Appropriate for 10 Years Old and Up

Parents should let the children is 10 years old or older to watch Connecting...

What's the story?

At a time when COVID-19 keeps most people in America confined at home, CONNECTING... has never felt so important. And so a group of longtime friends tune in faithfully for their online hangouts, keeping in touch with each other as they shelter in place at home. Michelle (Jill Knox) and Garrett (Keith Powell) are having a great time hanging out together at home, while Ben (Preacher Lawson) is lonely and smarting from a recent breakup, and Annie (Otmara Marrero) wishes she could find the courage to ask him to move into her germ pod. Pradeep (Parvesh Cheena) has to hide in a closet to find the time to talk without being distracted by his noisy brood of children, while Rufus (Eli Henry) worries that his friends don't take the virus seriously enough. And Jasmine's a nurse in New York City as the coronavirus' scope first becomes terribly clear. The quarantine isn't easy on anyone, but it's better getting through it together. 

Is it any good?

If nothing else, this remotely filmed sitcom is a fascinating time capsule of a very odd time, and improbably, good writing and acting actually wring some charm out of a strained scenario. The very idea of a TV comedy in which none of its characters can actually get together and leave the house sounds horrendous, and way too much like the lives real people are already living in the age of COVID-19. But just as those same real-life people have found that getting together over Zoom or Google Meet with friends is an imperfect, but not totally worthless, substitute for the real thing, they may find that Connecting... has value, and is actually pretty engaging.

For one thing, it's a total kick to see people on TV voicing the problems we're all having. Pradeep has discovered, to his dismay, that he doesn't actually like his kids very much. Ben, recently dumped by his ex, is practically dying of loneliness; he cops to dressing up his jujitsu dummy and eating lunch with it. Annie can't stop ordering stuff online; Ellis (Shakina Nayfack) is heartbroken over the loss of professional sports; worst of all, Jasmine is a healthcare worker in New York, struggling desperately through the first brutal wave of the virus. She gives a long monologue in the pilot about her horrific experiences in the coronavirus ward that's so detailed and brutal it brings the whole cast to tears. On the other hand, Michelle and Garrett are having the time of their lives, making homemade ramen and pickles, gardening, homesteading in general, really. "Quarantine is super dope!" Michelle enthuses. The contrast between their lives and Jasmine's is incredible -- and rings true. Connecting... is not the funniest sitcom ever made, but viewers will see themselves reflected, and in a time when many people feel adrift and alone, that's worth something.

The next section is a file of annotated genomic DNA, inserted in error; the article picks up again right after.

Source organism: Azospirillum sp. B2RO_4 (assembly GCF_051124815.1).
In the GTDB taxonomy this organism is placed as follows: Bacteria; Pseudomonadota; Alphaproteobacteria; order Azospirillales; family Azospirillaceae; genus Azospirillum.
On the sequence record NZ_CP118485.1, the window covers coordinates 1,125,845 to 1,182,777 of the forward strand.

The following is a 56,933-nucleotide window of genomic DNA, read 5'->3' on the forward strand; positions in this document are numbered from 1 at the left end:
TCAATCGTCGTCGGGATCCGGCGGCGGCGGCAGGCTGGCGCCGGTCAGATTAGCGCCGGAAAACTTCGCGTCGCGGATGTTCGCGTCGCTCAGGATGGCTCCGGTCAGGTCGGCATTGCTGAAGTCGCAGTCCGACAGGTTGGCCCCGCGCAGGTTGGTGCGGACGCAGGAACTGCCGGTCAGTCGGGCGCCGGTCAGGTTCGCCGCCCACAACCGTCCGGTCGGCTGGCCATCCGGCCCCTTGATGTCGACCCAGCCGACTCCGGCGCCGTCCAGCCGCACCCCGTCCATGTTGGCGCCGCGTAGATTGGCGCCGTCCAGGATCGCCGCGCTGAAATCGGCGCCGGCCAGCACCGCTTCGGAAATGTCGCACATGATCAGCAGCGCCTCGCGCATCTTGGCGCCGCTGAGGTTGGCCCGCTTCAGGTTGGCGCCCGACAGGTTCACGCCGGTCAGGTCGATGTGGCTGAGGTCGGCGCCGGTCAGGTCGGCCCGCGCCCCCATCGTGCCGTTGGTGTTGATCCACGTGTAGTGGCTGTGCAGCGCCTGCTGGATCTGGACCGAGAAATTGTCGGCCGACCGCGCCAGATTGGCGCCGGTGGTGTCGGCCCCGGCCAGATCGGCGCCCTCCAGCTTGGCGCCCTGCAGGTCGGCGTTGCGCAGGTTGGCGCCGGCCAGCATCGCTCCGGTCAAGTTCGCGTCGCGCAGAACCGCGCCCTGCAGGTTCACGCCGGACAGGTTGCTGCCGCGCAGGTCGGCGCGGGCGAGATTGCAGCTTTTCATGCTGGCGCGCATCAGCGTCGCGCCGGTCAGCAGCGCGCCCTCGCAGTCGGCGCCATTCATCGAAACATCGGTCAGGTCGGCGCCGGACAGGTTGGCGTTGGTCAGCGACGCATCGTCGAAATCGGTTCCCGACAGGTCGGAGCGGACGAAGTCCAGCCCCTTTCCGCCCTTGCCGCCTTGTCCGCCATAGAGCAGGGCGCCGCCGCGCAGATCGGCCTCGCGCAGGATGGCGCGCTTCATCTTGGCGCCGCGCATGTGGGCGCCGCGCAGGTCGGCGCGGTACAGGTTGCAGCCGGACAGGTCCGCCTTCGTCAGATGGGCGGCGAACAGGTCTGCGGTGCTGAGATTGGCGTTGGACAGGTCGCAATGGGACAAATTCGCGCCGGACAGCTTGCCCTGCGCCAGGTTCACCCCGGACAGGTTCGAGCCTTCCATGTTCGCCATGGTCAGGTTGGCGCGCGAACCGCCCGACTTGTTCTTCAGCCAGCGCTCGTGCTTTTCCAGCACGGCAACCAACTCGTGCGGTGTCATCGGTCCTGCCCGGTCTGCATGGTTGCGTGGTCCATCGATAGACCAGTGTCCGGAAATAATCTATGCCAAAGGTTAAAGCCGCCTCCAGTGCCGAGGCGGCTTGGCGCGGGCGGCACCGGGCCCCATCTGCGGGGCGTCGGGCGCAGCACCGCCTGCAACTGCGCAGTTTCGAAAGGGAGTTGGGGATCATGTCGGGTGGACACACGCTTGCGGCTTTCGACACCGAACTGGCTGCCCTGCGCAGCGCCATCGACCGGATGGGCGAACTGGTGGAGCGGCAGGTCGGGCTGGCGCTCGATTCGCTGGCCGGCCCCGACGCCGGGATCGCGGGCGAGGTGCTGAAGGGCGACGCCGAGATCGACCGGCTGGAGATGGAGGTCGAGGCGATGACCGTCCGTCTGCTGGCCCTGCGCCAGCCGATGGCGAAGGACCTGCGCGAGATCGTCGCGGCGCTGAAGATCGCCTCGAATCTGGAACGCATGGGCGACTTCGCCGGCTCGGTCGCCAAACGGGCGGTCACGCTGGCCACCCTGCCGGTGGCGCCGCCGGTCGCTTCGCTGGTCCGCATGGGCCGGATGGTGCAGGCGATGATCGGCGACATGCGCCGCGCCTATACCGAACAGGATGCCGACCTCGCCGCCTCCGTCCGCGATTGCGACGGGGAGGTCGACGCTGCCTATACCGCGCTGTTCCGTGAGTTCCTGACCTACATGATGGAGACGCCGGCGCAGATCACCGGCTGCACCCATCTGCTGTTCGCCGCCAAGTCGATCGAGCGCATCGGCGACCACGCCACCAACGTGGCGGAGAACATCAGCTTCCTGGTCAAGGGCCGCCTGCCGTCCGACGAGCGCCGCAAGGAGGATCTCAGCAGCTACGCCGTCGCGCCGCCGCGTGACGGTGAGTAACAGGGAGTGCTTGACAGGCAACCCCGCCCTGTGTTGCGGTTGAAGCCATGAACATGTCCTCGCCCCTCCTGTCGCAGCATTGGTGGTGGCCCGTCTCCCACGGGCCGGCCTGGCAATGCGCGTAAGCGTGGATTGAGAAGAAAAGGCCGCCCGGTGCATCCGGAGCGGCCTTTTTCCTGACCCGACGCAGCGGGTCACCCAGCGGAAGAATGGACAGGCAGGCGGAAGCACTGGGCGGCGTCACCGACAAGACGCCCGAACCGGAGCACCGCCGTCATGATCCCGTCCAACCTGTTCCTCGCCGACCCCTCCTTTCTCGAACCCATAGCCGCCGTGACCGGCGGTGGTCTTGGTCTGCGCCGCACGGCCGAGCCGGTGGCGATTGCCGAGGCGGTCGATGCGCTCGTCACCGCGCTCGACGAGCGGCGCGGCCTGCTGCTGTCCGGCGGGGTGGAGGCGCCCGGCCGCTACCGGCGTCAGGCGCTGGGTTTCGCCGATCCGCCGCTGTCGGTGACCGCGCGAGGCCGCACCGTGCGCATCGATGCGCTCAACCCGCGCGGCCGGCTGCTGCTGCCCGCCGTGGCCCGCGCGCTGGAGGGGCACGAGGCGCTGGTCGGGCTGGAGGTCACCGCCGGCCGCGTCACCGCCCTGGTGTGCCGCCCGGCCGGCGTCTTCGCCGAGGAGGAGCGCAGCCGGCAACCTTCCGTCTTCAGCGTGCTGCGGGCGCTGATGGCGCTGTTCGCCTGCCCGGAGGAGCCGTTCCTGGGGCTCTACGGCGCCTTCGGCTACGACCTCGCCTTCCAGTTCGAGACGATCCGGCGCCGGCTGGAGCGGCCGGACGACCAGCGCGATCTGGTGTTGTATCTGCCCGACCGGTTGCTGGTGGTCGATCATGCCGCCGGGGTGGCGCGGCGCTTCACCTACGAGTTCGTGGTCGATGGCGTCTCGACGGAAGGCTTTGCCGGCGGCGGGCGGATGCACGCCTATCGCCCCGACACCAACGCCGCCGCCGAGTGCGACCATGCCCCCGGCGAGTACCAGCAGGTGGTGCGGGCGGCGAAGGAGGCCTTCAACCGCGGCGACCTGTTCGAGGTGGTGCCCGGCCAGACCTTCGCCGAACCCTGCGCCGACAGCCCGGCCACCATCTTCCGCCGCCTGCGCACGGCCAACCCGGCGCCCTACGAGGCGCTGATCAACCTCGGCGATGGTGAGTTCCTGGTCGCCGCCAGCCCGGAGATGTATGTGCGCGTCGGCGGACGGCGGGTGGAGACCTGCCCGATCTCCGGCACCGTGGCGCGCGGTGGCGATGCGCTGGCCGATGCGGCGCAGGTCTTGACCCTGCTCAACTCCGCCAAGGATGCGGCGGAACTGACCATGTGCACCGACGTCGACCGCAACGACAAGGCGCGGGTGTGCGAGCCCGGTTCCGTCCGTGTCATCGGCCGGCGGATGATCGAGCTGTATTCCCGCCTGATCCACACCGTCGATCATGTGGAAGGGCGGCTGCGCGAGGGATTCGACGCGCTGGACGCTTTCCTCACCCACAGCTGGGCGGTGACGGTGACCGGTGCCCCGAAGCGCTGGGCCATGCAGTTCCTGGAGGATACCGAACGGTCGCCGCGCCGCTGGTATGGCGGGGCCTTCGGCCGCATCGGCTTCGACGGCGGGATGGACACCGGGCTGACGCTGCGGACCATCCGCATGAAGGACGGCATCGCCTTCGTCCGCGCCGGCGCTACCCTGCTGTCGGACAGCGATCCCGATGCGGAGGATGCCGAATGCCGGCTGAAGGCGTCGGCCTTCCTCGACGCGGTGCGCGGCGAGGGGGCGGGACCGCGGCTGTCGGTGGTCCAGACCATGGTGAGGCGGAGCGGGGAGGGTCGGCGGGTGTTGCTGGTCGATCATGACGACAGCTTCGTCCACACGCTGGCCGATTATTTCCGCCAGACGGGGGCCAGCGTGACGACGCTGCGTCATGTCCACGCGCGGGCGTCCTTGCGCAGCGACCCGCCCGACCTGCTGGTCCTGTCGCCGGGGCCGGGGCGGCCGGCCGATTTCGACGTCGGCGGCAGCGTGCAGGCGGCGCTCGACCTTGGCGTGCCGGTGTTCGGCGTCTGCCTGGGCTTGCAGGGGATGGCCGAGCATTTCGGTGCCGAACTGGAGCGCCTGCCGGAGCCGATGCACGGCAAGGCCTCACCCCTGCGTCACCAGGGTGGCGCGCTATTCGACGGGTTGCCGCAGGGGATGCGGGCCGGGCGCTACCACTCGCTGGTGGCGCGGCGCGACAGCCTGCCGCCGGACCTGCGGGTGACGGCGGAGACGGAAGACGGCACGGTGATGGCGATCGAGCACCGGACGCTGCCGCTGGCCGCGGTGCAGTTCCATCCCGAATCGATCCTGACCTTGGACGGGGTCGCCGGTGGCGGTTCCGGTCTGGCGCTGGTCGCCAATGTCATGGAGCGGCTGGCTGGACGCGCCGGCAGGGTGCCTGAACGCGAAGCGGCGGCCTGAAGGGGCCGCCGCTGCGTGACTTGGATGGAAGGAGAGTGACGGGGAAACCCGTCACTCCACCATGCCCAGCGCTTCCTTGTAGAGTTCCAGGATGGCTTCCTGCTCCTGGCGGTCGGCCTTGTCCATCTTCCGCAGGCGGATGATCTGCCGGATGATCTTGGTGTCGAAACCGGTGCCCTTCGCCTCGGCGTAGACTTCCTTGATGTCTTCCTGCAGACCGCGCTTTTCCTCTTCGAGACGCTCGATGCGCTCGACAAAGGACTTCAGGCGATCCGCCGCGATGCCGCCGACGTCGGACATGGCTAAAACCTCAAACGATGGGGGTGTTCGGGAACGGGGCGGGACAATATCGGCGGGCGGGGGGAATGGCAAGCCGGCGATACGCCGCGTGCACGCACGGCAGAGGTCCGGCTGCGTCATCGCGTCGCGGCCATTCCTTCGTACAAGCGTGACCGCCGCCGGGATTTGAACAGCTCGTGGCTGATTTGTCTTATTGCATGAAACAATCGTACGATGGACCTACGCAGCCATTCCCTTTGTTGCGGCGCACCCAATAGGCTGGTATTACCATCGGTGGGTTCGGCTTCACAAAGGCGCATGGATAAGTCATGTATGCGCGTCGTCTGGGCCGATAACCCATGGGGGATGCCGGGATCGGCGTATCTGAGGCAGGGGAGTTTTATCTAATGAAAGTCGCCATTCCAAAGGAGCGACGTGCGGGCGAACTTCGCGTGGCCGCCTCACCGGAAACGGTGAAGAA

Talk to your kids about ...

  • Families can talk about the unusual format for this sitcom, in which each cast member is filmed alone (with the exception of a married couple). What are the limitations of this type of setup? What are the advantages? What type of storytelling does the premise restrict and enable? Does a show have to have in-person interactions to be funny and worth watching? 

  • This show leans into the realism of quarantine, and its cast expresses problems and emotions quarantined viewers are likely to relate to: feeling shut-in and lonely, the fear of getting sick, the upsides of spending lots of time at home. Does the realism make the humor funnier? More relatable? Or does it make the laughs uncomfortable? 

  • How does the cast of Connecting... demonstrate communicationcompassion, and empathy? Why are these important character strengths?